Paul Ryan applauds as President Trump hugs Mitch McConnell as he speaks during an event on the South Lawn of the White House in Washington on Wednesday. Photo: Evan Vucci / AP

After the passage of the GOP's sweeping tax plan that would cut the corporate tax rate, AT&T, Wells Fargo, Fifth Third Bancorp, Boeing and Comcast announced plans to increase their employee pay and benefits.

Why it matters: This move will please the White House and Republicans who have been pitching corporate tax cuts from 35% to 21%, beginning in 2018, as a boost for American workers and economy. The Associated Press reports that per a White House official, these announcements were not coordinated with the president's economics team. The official "insisted on anonymity to discuss private conversations," per the AP.

The breakdown:

  • AT&T said it will give $1,000 bonuses to "more than 200,000 AT&T U.S. employees" and fulfill a $1 billion capital investment pledge as soon as the bill becomes law.
  • Fifth-Third Bancorp told Axios' Dan Primack that it will raise the minimum wage of its workforce to $15 per hour. It said 3,000 of its employees currently make less than $15 per hour. When asked why, given the $1.5 billion it made last year in profit, they had no comment.
  • Wells Fargo will reportedly increase its minimum wage to $15 an hour. The San Francisco-based bank also plans to allocate $400 million in donations to community and nonprofit organizations in 2018.
  • The Chicago-based Boeing Company said it's "still studying all of the provisions of the new legislation," but has committed $300 million for charitable giving, employee development programs and "workplace of the future" facilities and infrastructure enhancement.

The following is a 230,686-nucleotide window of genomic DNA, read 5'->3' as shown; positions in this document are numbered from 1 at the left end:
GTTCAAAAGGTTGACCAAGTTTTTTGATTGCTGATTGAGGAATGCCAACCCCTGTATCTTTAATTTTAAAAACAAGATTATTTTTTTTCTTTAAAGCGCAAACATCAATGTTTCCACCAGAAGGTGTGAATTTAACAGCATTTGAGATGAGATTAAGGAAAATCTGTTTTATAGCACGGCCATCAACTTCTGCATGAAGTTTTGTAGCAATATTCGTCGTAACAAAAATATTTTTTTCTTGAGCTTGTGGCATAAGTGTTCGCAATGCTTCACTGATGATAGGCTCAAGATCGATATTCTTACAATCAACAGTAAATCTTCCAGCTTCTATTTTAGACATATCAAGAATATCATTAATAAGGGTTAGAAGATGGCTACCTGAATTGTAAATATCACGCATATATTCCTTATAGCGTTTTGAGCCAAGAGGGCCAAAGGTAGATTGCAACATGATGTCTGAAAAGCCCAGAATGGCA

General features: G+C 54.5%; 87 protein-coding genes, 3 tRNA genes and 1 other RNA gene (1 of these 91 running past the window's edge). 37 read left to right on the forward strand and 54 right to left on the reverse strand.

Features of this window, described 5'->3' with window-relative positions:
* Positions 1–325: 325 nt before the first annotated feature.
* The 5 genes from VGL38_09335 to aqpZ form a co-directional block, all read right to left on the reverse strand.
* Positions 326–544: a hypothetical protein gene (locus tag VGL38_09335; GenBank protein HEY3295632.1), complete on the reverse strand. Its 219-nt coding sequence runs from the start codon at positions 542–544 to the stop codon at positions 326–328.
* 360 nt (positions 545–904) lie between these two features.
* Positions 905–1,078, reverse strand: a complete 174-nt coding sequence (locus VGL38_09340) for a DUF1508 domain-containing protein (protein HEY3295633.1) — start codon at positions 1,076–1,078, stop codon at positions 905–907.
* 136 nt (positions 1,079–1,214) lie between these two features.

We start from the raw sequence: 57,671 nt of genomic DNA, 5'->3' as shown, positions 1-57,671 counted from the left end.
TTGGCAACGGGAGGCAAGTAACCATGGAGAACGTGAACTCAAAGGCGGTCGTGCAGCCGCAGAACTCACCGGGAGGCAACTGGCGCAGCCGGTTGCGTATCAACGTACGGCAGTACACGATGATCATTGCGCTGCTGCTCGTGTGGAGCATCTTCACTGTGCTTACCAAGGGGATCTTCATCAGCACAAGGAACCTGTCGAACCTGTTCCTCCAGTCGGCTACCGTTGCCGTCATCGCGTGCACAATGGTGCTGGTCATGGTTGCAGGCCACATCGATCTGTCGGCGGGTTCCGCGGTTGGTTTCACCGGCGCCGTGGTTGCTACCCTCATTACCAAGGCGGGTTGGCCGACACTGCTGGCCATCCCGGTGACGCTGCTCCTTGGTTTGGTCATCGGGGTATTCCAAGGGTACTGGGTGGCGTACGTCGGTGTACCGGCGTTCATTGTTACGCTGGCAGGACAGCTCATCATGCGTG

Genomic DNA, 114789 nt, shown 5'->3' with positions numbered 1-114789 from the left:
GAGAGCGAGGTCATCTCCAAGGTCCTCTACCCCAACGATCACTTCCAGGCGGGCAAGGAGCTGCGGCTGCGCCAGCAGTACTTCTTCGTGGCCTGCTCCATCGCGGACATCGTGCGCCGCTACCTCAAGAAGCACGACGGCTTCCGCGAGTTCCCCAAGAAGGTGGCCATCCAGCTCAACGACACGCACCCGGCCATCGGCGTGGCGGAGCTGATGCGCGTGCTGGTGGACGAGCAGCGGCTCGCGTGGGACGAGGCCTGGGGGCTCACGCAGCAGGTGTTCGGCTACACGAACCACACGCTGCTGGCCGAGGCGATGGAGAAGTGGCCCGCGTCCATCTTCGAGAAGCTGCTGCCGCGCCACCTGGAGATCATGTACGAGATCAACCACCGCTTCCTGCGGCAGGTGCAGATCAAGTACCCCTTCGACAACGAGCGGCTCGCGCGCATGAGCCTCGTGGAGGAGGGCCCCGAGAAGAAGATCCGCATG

• Chairman and CEO of Comcast NBCUniversal Brian Roberts, said the company will award $1,000 in bonuses to more than one hundred thousand eligible frontline and non-executive employees. It will also spend $50 billion over the next five years to improve and extend its broadband plant and capacity. Roberts said this move would create "thousands of new direct and indirect jobs."

Go deeper: What you'll see under the new tax code

Go deeper

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Illustration: Aïda Amer/Axios

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Photo illustration: Aïda Amer/Axios. Getty Images photos: Win McNamee and Saul Loeb/AFP

Joe Biden has laid out a more concrete tech agenda whereas President Trump has focused on tax cuts and deregulation while criticizing tech firms for anti-conservative bias. That's according to a side-by-side analysis of the two candidates' tech records by the Information Technology & Innovation Foundation shared exclusively with Axios.

Why it matters: The tech industry needs to prepare for either four more years of Trump's impulsive policy approach or for a Biden administration that's likely to be critical of tech but slow to take action.

Dion Rabouin, author of Markets
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Big Tech's share of the S&P 500 reached record level in August

Expand chart
Reproduced from The Leuthold Group; Chart: Axios Visuals

The gap between the weighting of the five largest companies in the S&P 500 and the 300 smallest rose to the highest ever at the end of August, according to data from the Leuthold Group.

Why it matters: The concentration of wealth in a few massive U.S. tech companies has reached a scale significantly greater than it was before the dot-com bubble burst.